President Barack Obama’s long-awaited plan to close the Guantanamo Bay detention facility was delivered to Congress Tuesday morning, seven years after Obama made an Oval Office vow to permanently shutter the prison for enemy combatants.
The plan, which officials said Tuesday morning would identify 13 potential sites inside the United States to which detainees could be transferred, isn’t expected to gain any traction among Republican lawmakers, who control both chambers of Congress.
U.S. officials said funding restrictions prevented Pentagon planners from determining precise details for converting U.S. facilities into detention centers for accused terrorists. Since current law prevents using funds to close the prison, they weren’t able to conduct as thorough a cost calculation as they otherwise might have.
Obama was set to deliver brief remarks about the plan from the White House later Tuesday morning.
The broad outlines of the administration’s closure plan have been known for months, and Tuesday’s announcement contained few surprises about the strategy for emptying the military facility.
The administration officials outlined a blueprint that involves transferring the bulk of remaining detainees to other countries and moving the rest — who can’t be transferred abroad because they’re deemed too dangerous — to an as-yet-undetermined detention facility in the United States.
Options for housing prisoners in the U.S. include the federal Supermax prison in Florence, Colorado; the military prison in Leavenworth, Kansas; and the Naval Consolidated Brig in Charleston, South Carolina. Pentagon officials visited those sites last year to develop “prototype” plans for converting them into detention facilities.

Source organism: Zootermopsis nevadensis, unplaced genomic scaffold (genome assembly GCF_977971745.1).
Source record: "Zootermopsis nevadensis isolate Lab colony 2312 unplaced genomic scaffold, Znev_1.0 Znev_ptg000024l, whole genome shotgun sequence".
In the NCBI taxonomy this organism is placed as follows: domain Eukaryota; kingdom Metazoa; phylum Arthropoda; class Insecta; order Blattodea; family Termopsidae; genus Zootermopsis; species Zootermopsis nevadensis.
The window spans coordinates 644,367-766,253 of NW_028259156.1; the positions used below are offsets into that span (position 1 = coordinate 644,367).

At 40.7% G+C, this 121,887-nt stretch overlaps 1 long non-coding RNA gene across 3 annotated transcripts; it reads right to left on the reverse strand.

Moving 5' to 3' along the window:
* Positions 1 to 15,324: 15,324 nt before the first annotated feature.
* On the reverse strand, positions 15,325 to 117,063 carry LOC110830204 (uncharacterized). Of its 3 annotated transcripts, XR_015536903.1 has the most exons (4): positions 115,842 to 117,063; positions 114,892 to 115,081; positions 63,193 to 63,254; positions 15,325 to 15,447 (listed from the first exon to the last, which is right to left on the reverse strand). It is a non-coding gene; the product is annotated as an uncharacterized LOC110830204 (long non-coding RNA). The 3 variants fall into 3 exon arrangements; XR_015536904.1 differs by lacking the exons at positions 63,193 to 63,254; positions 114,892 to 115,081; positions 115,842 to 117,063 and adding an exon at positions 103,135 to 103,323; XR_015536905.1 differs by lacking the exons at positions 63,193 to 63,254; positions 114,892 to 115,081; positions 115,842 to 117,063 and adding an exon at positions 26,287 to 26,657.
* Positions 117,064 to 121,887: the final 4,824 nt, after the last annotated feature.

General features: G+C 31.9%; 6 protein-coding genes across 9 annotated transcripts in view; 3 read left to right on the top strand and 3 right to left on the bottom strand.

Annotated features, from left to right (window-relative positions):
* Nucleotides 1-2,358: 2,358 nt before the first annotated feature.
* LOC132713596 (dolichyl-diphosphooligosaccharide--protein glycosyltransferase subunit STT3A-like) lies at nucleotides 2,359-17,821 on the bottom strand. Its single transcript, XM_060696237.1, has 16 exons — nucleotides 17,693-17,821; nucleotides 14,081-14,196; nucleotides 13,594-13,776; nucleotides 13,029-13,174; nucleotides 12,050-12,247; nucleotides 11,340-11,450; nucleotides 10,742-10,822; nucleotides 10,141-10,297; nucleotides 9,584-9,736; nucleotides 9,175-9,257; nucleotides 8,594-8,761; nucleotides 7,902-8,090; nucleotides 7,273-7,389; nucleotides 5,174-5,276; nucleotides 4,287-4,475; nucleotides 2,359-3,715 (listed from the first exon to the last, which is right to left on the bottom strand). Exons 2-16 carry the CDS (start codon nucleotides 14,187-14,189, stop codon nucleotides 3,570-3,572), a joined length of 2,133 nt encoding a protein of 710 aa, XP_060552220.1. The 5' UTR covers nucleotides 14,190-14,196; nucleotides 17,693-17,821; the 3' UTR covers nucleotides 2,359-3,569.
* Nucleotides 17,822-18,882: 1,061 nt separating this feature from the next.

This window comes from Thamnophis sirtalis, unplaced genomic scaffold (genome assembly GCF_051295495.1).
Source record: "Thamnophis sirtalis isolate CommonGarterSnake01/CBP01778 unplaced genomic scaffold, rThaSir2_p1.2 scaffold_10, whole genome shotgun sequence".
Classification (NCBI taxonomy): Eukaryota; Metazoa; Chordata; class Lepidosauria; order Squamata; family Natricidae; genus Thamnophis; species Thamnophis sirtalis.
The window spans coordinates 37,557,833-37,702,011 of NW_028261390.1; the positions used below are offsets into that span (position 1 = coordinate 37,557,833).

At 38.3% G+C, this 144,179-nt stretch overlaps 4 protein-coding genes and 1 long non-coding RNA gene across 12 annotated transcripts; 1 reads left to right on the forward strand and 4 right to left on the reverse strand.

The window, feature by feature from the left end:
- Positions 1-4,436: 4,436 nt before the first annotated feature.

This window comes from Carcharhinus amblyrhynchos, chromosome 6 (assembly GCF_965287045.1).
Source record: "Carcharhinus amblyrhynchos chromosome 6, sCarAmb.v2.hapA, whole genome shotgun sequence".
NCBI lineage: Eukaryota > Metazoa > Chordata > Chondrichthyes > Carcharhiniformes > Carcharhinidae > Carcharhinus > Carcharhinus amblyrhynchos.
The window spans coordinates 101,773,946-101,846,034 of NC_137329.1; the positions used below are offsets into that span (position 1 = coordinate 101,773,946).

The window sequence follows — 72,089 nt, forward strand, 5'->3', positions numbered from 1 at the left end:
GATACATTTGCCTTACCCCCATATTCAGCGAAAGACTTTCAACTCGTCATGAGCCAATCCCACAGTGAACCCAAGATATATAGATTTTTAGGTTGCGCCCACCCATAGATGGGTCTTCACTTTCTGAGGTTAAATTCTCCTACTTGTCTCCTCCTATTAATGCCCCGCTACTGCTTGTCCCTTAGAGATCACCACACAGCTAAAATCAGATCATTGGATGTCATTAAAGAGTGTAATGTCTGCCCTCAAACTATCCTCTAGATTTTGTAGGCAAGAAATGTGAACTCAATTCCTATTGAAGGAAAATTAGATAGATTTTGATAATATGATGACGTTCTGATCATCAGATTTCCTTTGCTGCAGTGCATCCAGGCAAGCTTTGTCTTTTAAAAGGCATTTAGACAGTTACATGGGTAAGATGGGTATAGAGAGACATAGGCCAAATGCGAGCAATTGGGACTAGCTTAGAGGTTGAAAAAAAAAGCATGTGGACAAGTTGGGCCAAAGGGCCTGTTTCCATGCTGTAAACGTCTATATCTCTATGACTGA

The additional sites included in Tuesday’s plan include other federal and military prisons. The closure plan would not identify a specific facility, though congressional language mandating the plan called for a location to be specified.
The U.S. officials Tuesday said the plan would save the U.S. government between $65 million and $85 million per year compared to housing detainees at Guantanamo. Obama has consisted cited the high costs of keeping prisoners at the Cuba facility as a reason for closing the prison.
Most Republican lawmakers remain staunchly opposed to moving detainees into the United States and insisted upon language in two bills recently signed by Obama — the defense authorization and defense appropriations bills — that bars the transfer of Guantanamo detainees into the U.S.
Administration officials said Tuesday they were planning conversations with lawmakers in a bid to change minds, but the outcome remained hazy.
“We hope this will be the beginning of a sustained conversation,” one official said, conceding “it’s not entirely clear on how that conversation will play out.”
While White House officials have refused to rule out unilateral action to close the Guantanamo prison, others in the administration have said firmly that current law disallows any detainee transfers onto U.S. soil.
Defense Secretary Ash Carter, whose department worked for months to compile Tuesday’s plan, said on CNN last month, “It’s against the law now to establish another detention facility.”
“So, therefore, we have to get the support of Congress,” he told “GPS” host Fareed Zakaria.
Attorney General Loretta Lynch echoed that sentiment in November, arguing the law “currently doesn’t allow” detainees to be transferred to the United States, and said the option “is not, as I am aware of, going to be contemplated, given the legal prescriptions.”
Lee Wolosky, the U.S. Special Envoy for Guantanamo Closure, said last month that the State Department hoped to transfer another 34 detainees already approved for release by this summer. U.S. officials told CNN the State Department has either concluded or is in the final stages of agreements with several countries to resettle all of the 34.
U.S. officials compare the painstaking negotiations to resettle detainees to a game of chess, with Secretary of State John Kerry, and his predecessor Hillary Clinton before him, intimately involved in the discussions.
“This is hard,” Wolosky said in an interview with CNN. “It’s a difficult ask of the U.S. to make, to say please take these individuals whom the world has branded as terrorists. And frequently we have little to offer them in return, except the continued goodwill of the United States.”